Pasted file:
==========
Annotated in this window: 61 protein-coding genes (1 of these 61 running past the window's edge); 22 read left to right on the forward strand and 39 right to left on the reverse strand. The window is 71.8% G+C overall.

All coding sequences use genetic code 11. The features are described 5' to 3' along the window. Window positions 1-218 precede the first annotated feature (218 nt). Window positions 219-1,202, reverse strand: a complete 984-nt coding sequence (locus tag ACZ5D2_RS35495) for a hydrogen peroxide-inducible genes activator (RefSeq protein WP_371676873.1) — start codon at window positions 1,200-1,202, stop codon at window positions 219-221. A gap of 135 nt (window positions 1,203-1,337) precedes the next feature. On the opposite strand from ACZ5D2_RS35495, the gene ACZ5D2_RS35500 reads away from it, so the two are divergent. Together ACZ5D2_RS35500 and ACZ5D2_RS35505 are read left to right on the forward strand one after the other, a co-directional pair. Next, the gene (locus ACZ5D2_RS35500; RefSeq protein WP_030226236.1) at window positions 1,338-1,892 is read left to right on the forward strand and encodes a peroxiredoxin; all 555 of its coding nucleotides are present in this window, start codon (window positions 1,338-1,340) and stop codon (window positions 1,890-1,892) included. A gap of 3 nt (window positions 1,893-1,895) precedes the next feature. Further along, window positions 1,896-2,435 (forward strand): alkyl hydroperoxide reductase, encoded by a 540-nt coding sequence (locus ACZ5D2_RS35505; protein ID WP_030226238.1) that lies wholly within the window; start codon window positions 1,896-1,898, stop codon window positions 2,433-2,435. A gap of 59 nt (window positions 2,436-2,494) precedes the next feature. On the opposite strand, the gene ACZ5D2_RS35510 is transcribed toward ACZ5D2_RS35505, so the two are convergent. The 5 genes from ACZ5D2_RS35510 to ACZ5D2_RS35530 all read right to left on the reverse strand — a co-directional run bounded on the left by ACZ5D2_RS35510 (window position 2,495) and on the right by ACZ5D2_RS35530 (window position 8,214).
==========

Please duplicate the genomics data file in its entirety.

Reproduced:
Annotated in this window: 61 protein-coding genes (1 of these 61 running past the window's edge); 22 read left to right on the forward strand and 39 right to left on the reverse strand. The window is 71.8% G+C overall.

All coding sequences use genetic code 11. The features are described 5' to 3' along the window. Window positions 1-218 precede the first annotated feature (218 nt). Window positions 219-1,202, reverse strand: a complete 984-nt coding sequence (locus tag ACZ5D2_RS35495) for a hydrogen peroxide-inducible genes activator (RefSeq protein WP_371676873.1) — start codon at window positions 1,200-1,202, stop codon at window positions 219-221. A gap of 135 nt (window positions 1,203-1,337) precedes the next feature. On the opposite strand from ACZ5D2_RS35495, the gene ACZ5D2_RS35500 reads away from it, so the two are divergent. Together ACZ5D2_RS35500 and ACZ5D2_RS35505 are read left to right on the forward strand one after the other, a co-directional pair. Next, the gene (locus ACZ5D2_RS35500; RefSeq protein WP_030226236.1) at window positions 1,338-1,892 is read left to right on the forward strand and encodes a peroxiredoxin; all 555 of its coding nucleotides are present in this window, start codon (window positions 1,338-1,340) and stop codon (window positions 1,890-1,892) included. A gap of 3 nt (window positions 1,893-1,895) precedes the next feature. Further along, window positions 1,896-2,435 (forward strand): alkyl hydroperoxide reductase, encoded by a 540-nt coding sequence (locus ACZ5D2_RS35505; protein ID WP_030226238.1) that lies wholly within the window; start codon window positions 1,896-1,898, stop codon window positions 2,433-2,435. A gap of 59 nt (window positions 2,436-2,494) precedes the next feature. On the opposite strand, the gene ACZ5D2_RS35510 is transcribed toward ACZ5D2_RS35505, so the two are convergent. The 5 genes from ACZ5D2_RS35510 to ACZ5D2_RS35530 all read right to left on the reverse strand — a co-directional run bounded on the left by ACZ5D2_RS35510 (window position 2,495) and on the right by ACZ5D2_RS35530 (window position 8,214).